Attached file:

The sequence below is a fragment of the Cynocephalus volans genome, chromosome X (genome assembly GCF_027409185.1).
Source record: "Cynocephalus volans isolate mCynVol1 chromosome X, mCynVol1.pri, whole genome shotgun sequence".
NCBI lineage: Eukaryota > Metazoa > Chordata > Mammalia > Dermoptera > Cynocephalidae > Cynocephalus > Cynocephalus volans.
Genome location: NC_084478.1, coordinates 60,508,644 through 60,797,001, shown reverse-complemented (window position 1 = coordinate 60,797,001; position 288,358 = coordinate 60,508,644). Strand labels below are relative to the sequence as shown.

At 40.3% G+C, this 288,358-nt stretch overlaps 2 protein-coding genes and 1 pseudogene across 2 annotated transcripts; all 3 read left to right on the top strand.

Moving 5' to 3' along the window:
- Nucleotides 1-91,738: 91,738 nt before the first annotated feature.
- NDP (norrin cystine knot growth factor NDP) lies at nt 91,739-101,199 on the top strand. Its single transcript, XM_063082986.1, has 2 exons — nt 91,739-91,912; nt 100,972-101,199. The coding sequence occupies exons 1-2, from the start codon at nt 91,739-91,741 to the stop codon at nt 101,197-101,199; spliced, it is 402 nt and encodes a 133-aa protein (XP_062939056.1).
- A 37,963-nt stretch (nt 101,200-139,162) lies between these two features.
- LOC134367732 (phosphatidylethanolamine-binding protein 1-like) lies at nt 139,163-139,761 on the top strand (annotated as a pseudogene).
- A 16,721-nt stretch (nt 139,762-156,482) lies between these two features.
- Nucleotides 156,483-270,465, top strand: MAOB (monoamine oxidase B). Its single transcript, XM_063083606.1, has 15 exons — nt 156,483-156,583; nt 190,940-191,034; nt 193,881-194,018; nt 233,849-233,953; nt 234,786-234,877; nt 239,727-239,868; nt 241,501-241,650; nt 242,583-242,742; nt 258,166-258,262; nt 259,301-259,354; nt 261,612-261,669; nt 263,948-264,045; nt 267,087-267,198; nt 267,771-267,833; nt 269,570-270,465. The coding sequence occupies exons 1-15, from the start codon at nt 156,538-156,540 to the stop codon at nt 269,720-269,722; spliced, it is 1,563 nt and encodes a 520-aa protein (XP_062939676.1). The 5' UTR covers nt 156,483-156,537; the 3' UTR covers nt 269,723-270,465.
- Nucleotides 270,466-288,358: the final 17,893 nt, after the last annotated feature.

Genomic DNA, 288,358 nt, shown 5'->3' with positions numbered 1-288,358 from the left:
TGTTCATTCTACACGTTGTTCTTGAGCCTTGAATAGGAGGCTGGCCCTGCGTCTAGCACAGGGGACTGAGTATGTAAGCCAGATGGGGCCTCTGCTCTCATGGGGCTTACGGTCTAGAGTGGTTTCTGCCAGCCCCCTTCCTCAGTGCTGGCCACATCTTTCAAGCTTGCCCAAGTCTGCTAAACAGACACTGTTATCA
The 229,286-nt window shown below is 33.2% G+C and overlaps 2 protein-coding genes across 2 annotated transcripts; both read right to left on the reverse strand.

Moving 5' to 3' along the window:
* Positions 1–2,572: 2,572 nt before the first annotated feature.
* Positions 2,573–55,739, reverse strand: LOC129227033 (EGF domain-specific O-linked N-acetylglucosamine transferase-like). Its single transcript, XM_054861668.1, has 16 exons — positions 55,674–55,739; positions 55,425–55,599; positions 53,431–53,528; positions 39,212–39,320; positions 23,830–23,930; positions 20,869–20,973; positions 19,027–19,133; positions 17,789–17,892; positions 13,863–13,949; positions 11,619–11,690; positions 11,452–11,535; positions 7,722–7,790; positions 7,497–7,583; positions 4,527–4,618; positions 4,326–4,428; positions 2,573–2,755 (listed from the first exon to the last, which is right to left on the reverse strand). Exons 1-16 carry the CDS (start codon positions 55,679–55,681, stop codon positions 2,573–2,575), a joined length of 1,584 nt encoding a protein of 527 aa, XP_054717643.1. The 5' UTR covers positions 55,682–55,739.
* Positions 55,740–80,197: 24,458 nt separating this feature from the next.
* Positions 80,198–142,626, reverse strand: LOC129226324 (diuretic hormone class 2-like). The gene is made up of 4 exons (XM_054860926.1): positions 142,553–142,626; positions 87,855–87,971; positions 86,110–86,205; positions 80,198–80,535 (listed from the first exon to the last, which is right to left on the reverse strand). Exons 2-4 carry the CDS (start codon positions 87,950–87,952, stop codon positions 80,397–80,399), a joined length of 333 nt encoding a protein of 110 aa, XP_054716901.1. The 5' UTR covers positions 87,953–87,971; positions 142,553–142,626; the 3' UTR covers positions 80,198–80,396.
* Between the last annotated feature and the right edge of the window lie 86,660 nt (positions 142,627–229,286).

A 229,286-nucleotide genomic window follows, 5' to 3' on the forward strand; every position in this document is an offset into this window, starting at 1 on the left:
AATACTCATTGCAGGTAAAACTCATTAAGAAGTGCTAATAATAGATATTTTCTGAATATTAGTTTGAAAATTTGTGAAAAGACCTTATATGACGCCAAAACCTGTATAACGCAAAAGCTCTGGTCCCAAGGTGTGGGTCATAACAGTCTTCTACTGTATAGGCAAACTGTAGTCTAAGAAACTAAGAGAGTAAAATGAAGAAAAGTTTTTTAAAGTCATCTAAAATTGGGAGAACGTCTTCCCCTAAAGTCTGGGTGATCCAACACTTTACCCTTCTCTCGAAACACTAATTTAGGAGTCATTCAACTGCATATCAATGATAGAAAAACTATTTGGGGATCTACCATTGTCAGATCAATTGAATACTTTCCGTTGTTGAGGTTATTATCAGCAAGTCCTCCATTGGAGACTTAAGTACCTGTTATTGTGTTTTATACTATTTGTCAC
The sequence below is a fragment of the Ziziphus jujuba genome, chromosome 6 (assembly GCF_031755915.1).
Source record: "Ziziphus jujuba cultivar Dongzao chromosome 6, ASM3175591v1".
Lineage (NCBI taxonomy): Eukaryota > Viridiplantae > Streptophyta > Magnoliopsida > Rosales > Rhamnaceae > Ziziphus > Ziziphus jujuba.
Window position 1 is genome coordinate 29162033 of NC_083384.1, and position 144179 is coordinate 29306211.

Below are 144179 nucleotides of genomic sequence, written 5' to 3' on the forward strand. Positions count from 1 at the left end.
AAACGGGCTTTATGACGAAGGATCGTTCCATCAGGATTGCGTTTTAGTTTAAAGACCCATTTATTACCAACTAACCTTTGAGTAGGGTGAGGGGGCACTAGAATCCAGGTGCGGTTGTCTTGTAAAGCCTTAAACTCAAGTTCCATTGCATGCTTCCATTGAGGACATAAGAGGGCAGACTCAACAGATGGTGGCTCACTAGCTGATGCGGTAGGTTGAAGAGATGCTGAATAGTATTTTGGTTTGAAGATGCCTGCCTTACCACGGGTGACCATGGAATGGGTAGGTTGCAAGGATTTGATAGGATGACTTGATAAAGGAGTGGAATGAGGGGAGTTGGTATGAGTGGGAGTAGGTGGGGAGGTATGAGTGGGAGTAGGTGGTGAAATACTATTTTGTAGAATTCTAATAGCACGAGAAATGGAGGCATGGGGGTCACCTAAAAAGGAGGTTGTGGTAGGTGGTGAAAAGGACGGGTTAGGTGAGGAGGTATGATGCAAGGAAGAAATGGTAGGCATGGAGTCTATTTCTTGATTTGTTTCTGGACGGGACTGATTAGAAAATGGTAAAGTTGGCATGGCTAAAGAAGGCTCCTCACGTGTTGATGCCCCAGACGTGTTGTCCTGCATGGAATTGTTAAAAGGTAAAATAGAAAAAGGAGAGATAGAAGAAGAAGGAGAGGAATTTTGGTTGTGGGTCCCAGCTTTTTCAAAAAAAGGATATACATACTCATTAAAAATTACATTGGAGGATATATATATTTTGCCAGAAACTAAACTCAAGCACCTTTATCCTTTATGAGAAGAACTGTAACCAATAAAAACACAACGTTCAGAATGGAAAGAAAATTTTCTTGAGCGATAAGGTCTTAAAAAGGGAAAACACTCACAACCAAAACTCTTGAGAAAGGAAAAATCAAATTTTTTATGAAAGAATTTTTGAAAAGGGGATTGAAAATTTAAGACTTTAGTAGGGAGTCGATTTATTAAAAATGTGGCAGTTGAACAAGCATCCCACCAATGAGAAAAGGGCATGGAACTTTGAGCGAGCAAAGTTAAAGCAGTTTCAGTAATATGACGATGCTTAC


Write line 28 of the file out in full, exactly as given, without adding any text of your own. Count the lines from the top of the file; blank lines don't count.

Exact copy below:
Window position 1 is genome coordinate 29162033 of NC_083384.1, and position 144179 is coordinate 29306211.